Pros & Cons of Bitcoin

As the oldest cryptocurrency, Bitcoin has always had its particular role in developing the industry. In the past decade, the coin has seen rapid spikes in price, with its value slowly increasing over time. At present, Bitcoin is the most traded and expensive cryptocurrency on the market. What makes Bitcoin particularly tempting though is not its technology which by most standards can be called outdated – it is the solid reputation it has built over the years, the fact that this asset has survived over a decade despite the turbulence it has been through – from the biggest exchange hack in history (Mt. Gox), the split with Bitcoin Cash, its use being banned in China, etc. This cryptocurrency seems to always come out on top of the end.

On the other hand, Bitcoin still lacks transaction speed and efficiency – it  can process only 4.6 transactions per second! It is not very suitable for direct purchases and requires a lot of energy consumption to provide computing power for mining.

Pros & Cons of Bitcoin Cash

Bitcoin Cash has many upgrades in its software, which were specifically introduced to the network to enable higher transaction volumes. It has great potential for scaling as a decentralized payment option, which was the intended usage of the digital currency.  Currently, Bitcoin Cash can support more than 100 transactions per second. Moreover, seamless transaction processing generally means lower transaction fees for trading, which makes it more viable for user adoption.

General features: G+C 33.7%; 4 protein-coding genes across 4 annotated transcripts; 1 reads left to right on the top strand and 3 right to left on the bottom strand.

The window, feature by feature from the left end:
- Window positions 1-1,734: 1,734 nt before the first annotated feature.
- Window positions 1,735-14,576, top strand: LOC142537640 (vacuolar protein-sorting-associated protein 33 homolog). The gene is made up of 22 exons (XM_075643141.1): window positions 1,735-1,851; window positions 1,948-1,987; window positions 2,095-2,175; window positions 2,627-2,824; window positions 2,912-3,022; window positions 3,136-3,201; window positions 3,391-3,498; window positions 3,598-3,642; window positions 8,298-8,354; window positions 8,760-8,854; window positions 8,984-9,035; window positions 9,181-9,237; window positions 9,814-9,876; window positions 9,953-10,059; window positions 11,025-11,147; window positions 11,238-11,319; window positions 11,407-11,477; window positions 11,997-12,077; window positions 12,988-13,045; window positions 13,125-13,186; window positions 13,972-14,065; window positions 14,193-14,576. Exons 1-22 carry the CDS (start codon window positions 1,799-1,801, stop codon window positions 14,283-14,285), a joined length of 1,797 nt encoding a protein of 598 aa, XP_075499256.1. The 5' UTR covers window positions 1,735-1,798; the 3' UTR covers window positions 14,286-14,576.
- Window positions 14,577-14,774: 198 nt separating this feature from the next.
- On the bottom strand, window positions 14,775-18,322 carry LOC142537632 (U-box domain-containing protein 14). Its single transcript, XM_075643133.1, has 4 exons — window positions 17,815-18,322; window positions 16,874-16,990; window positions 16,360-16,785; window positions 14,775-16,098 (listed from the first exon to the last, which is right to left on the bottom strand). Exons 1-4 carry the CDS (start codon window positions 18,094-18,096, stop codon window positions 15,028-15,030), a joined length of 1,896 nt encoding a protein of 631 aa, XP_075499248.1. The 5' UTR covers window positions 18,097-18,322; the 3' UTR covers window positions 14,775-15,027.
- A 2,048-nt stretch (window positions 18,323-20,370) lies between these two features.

The downsides of Bitcoin Cash are mainly connected with its popularity among community members. Compared to Bitcoin, it is valued at only a fraction of its price and hasn’t seen much development since its inception in 2017. Similar to Bitcoin, it requires significant computing power for mining on the network. There are big Bitcoin Cash holders (such as Roger Ver), which makes the cryptocurrency more susceptible to dangerous concentration of power. 

Conclusion – Bitcoin vs. Bitcoin Cash?

Even though Bitcoin Cash may be utilizing an objectively better technology, it is the people who decide whether or not an asset has any value – and Bitcoin has remained the king in this rivalry due to its larger and zestful community, as well as the reputation it has built over the years. If you are interested in a long-term investment, Bitcoin might be considered more stable over time since it has earned the trust of most institutional and retail investors. Nonetheless, think carefully about which cryptocurrency you are willing to invest in and research the market thoroughly before making your final decision.

Nothing on this website should be perceived as financial, investment or trading advice. We urge you to do your own research prior to investing and we highly recommend that you consult a certified financial advisor.